The Hindu Newspaper Analysis for UPSC
Is there any national language?
- The Constitution of India has not given any language a national status.
What is the status of Hindi?
- Under Article 343 of the Constitution, the official language of the Union shall be Hindi in Devanagari script. The international form of Indian numerals will be used for official purposes.
- In the constituent assembly discussions, it was decided that English would continue to be used for a period of 15 years.
- The Constitution said that after 15 years, Parliament may by law decide on the use of English and the use of the Devanagari form of numbers for specified purposes.
- Article 351:
- It is the Union government’s duty to promote the spread of Hindi so that it becomes “a medium of expression for all elements of the composite culture of India” and also to assimilate elements of forms and expressions from Hindustani and languages listed in the Eighth Schedule.
Why was there opposition to the imposition of Hindi?
- The Official Languages Act, 1963 was passed in anticipation of the expiry of the 15-year period during which the Constitution originally allowed the use of English for official purposes.
- Its operative section provided for the continuing use of English, notwithstanding the expiry of the 15-year period.
Shanghai Cooperation Organization (SCO):
- SCO is a permanent intergovernmental international organization.
- It’s a Eurasian political, economic and military organization aiming to maintain peace, security and stability in the region.
- It was created in 2001. The SCO Charter was signed in 2002, and entered into force in 2003.
- Prior to the creation of SCO in 2001, Kazakhstan, China, Kyrgyzstan, Russia and Tajikistan were members of the Shanghai Five.
- Shanghai Five (1996) emerged from a series of border demarcation and demilitarization talks which the four former Soviet republics held with China to ensure stability along the borders.
- Following the accession of Uzbekistan to the organization in 2001, the Shanghai Five was renamed the SCO.
- India and Pakistan became members in 2017.
- Following a massive nationwide crackdown on spurious and sub-standard medicines, the licences of 18 pharma companies have been cancelled and some firms have been directed to stop manufacturing on the account of poor-quality medicines.
- Earlier this month, the Centre inspected 76 pharma companies and 26 of them were served a show-cause notice. The majority of the companies were operating in Himachal Pradesh, Madhya Pradesh and Uttarakhand.
- A Health Ministry source said that there has been a cancellation of product permission of three companies. This was phase-1 of the campaign wherein 203 pharma companies were identified and action was taken on 76 companies.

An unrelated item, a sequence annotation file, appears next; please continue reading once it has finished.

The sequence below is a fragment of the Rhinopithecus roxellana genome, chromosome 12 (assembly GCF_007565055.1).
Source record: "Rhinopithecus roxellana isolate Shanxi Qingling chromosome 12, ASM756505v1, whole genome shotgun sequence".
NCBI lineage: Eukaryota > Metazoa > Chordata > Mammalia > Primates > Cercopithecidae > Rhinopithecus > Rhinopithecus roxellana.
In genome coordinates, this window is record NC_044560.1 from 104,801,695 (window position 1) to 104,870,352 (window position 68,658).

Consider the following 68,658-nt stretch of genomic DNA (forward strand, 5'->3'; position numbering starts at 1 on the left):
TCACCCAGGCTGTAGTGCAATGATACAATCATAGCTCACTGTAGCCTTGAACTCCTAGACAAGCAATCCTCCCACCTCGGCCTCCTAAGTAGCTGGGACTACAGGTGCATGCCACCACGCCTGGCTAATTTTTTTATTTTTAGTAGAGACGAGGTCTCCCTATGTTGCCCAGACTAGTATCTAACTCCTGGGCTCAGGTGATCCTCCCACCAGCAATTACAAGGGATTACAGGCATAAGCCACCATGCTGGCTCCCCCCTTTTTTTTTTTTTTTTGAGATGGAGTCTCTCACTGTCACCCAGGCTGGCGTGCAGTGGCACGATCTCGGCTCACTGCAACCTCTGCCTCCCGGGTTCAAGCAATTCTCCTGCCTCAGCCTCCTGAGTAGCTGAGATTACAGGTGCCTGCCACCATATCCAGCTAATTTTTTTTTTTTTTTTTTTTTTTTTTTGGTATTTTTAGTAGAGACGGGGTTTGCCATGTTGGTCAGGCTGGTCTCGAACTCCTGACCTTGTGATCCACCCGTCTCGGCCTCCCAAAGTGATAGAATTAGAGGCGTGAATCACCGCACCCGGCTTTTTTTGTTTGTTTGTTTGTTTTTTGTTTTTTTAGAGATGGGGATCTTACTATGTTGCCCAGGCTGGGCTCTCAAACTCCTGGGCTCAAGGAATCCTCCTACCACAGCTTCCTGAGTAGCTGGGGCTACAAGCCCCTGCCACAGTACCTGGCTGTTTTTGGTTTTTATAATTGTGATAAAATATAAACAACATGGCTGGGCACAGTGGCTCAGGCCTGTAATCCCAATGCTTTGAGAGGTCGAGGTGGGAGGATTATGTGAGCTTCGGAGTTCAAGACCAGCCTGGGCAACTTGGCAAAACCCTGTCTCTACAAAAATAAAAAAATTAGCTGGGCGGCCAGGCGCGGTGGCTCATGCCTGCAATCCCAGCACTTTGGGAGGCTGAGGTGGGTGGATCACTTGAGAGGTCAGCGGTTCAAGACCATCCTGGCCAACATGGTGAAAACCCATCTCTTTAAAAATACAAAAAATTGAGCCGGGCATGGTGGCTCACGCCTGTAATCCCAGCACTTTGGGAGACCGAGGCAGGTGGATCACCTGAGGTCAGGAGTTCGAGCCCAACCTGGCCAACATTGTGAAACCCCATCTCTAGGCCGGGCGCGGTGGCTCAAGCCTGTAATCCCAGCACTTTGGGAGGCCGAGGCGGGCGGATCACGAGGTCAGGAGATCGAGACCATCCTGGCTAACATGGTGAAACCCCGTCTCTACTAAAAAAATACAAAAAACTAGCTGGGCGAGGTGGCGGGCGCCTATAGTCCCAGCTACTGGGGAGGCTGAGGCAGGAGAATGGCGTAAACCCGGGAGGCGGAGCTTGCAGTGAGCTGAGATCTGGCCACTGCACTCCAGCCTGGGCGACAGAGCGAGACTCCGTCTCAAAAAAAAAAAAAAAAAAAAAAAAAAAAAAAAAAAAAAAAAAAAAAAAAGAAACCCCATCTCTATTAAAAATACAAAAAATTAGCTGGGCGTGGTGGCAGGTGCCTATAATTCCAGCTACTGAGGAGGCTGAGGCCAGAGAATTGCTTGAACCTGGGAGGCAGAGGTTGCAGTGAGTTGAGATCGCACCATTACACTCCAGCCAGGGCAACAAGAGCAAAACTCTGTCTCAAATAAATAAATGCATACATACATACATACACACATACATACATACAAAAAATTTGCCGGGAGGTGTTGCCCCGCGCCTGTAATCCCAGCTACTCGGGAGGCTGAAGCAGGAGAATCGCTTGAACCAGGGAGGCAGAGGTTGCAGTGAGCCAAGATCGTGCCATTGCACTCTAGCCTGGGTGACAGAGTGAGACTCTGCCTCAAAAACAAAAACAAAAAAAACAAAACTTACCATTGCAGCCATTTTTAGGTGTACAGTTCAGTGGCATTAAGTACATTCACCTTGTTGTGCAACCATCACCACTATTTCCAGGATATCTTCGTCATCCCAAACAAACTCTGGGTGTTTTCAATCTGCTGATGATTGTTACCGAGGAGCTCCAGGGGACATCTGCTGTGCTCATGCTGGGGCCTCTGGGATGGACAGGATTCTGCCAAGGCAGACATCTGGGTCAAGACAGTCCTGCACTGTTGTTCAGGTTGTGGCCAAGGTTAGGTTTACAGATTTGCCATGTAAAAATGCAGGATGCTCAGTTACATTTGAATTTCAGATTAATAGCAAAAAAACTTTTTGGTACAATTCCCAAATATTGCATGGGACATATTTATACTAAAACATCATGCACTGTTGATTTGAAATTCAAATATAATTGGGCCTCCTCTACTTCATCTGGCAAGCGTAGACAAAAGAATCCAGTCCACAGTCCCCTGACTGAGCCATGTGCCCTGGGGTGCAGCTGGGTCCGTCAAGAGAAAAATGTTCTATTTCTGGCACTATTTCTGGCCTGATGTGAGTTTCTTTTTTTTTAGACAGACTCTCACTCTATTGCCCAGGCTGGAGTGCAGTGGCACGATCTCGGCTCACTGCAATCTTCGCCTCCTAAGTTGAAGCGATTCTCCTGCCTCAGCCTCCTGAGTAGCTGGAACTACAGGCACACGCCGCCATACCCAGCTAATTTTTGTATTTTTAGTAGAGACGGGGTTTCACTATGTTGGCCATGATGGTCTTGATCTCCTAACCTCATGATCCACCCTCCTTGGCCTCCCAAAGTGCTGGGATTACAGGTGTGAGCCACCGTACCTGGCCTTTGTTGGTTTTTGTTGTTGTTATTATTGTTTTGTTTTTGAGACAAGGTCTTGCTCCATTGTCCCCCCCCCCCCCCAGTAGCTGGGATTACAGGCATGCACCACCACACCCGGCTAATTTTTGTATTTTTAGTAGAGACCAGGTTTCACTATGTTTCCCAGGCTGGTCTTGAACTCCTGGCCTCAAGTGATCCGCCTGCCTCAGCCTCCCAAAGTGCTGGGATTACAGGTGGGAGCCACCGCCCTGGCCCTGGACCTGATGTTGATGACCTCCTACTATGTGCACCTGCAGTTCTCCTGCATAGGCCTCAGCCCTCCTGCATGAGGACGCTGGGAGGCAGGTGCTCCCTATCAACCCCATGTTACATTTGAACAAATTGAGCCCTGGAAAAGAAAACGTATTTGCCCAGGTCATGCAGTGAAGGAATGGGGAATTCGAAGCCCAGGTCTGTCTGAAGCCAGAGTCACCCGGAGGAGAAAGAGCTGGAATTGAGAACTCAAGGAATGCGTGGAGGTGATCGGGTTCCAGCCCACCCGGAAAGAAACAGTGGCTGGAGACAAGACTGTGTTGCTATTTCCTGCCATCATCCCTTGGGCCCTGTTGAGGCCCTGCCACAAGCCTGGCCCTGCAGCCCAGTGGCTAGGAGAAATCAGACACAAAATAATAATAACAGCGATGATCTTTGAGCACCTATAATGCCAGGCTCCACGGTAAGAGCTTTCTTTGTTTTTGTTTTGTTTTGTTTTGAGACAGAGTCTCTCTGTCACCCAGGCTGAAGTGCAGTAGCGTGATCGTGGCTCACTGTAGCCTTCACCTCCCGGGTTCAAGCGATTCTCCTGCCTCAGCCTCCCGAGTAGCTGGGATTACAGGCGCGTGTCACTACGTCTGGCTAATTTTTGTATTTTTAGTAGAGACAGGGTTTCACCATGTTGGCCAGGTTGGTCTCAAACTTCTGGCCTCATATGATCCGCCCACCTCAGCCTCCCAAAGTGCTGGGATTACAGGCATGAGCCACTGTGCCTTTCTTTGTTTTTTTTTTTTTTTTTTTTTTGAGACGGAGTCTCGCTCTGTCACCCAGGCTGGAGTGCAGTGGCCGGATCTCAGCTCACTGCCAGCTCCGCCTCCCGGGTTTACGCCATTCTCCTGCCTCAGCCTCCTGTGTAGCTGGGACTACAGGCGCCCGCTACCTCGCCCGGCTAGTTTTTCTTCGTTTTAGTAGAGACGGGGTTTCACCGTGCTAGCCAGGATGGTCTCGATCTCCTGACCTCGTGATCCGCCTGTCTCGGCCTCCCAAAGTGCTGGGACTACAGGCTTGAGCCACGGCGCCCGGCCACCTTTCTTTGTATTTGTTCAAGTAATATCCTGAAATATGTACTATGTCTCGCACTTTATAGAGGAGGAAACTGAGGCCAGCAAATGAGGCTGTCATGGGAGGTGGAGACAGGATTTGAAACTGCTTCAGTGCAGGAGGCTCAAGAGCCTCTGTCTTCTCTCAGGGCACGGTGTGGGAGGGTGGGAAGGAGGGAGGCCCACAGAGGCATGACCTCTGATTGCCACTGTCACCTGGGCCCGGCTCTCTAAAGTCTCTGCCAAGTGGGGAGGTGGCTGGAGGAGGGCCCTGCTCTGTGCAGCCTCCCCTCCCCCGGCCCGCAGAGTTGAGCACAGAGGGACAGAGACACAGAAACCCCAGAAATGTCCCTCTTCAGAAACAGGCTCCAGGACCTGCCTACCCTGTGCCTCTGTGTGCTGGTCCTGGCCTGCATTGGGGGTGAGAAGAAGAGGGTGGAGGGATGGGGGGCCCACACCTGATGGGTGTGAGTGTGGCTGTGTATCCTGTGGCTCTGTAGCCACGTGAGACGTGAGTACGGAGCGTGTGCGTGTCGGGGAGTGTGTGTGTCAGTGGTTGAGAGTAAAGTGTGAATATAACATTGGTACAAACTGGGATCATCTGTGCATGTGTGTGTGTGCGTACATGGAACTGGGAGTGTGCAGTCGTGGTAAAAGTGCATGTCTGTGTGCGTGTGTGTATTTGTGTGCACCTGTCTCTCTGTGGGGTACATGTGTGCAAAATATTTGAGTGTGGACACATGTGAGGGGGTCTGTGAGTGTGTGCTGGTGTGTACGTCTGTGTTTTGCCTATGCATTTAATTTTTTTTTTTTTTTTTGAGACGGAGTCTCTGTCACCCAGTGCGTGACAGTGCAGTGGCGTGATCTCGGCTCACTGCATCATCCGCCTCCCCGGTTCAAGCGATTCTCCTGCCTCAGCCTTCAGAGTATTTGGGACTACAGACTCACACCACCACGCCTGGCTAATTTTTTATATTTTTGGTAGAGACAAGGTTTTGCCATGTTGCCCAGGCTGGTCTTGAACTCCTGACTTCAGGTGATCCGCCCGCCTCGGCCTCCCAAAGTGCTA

What are the Related Regulations in India?
- The Drugs and Cosmetics Act:
- The Drugs and Cosmetics Act, 1940 and Rules 1945 have entrusted various responsibilities to central and state regulators for regulation of drugs and cosmetics.
- It is mandatory for the manufacturers to adhere to the prescribed requirements for licensing of manufacturing units & medicines including proof of safety & effectiveness, compliance with the Good Manufacturing Practices (GMP).
Central Drugs Standard Control Organisation(CDSCO):
- Prescribes standards and measures for ensuring the safety, efficacy and quality of drugs, cosmetics, diagnostics and devices in the country.
- Regulates the market authorization of new drugs and clinical trials standards.
- Supervises drug imports and approves licences to manufacture the above-mentioned products.
- CDSCO regulates export of drugs in India, any manufacturer with the certification from CDSCO can export drugs outside India.
Drugs Controller General of India:
- DCGI is the head of department of the CDSCO of the Government of India responsible for approval of licences of specified categories of drugs such as blood and blood products, IV fluids, vaccines and sera in India.
- DCGI also sets standards for manufacturing, sales, import, and distribution of drugs in India.
- About: Diabetes is a Non-Communicable Disease (NCD) that occurs either when the pancreas does not produce enough insulin (a hormone that regulates blood sugar, or glucose), or when the body cannot effectively use the insulin, it produces.
Types of Diabetes:
- Type 1 Diabetes:
- It is also known as juvenile diabetes (as it mostly affects children of age 14-16 years), this type occurs when the body fails to produce sufficient insulin.
- It is predominantly diagnosed in children and adolescents. Although the prevalence is less, it is much more severe than type 2.